Lawmaker says government threatens Depósito Libre

A legislator said Tuesday that the central government is seeking to change the rules for customers of the Depósito Libre Comercial de Golfito.

The Depósito is the place where Costa Ricans and residents can find tax-free items frequently at a 50 percent discount. The sales outlet is a mecca for those seeking household appliances, vehicle tires, cosmetics and alcohol.

Olivier Jiménez Rojas, the Partido Liberación Nacional lawmaker, told the legislature Tuesday that the government was trying to place more restrictions on the use of the Depósito. He said that the executive branch is trying to reduce the types of articles sold there and cut down on the quantity that shoppers may buy.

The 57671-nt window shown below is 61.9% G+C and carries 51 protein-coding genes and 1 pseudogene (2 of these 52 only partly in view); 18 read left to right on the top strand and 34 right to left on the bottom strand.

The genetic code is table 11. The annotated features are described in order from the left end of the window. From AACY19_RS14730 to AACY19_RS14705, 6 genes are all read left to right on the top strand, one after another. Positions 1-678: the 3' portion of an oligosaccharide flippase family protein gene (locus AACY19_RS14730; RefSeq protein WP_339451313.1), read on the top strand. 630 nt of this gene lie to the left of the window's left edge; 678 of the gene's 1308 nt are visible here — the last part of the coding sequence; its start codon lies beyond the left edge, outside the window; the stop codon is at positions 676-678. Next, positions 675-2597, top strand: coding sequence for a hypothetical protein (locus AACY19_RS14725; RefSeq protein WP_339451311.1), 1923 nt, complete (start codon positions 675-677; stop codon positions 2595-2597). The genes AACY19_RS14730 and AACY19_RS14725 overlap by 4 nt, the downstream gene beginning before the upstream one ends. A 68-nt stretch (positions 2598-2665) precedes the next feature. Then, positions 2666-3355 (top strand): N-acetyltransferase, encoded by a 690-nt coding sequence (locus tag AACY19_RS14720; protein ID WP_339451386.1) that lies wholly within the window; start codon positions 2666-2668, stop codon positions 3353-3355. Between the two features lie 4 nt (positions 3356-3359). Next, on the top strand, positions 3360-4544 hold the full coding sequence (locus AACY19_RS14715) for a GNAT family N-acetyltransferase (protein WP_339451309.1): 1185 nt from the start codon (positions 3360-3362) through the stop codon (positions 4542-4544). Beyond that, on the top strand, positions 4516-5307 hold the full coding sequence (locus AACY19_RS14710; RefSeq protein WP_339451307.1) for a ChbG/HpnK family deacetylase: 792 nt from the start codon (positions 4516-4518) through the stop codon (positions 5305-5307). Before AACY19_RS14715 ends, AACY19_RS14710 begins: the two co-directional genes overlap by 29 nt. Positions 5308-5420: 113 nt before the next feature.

The Depósito was set up to bring money to the area after a banana shipper shut down.

Those who shop there must arrive and obtain a ticket that is only good as of the following day. For that reason they must overnight in the area.

Each person is then entitled to make $1,000 in purchases, and family members can combine their limit to make $2,000 in purchases.

Jiménez called the area the poorest in Costa Rica. He said the government’s action would mean the technical closure of the Depósito.

He said the government was trying to restrict purchases to one every six month even if the shopper has not used the full amount of the $1,000 entitlement.

The lawmaker did not really specify who in the government was doing this, but he made an indirect reference to the Ministerio de Hacienda, which includes the tax department.

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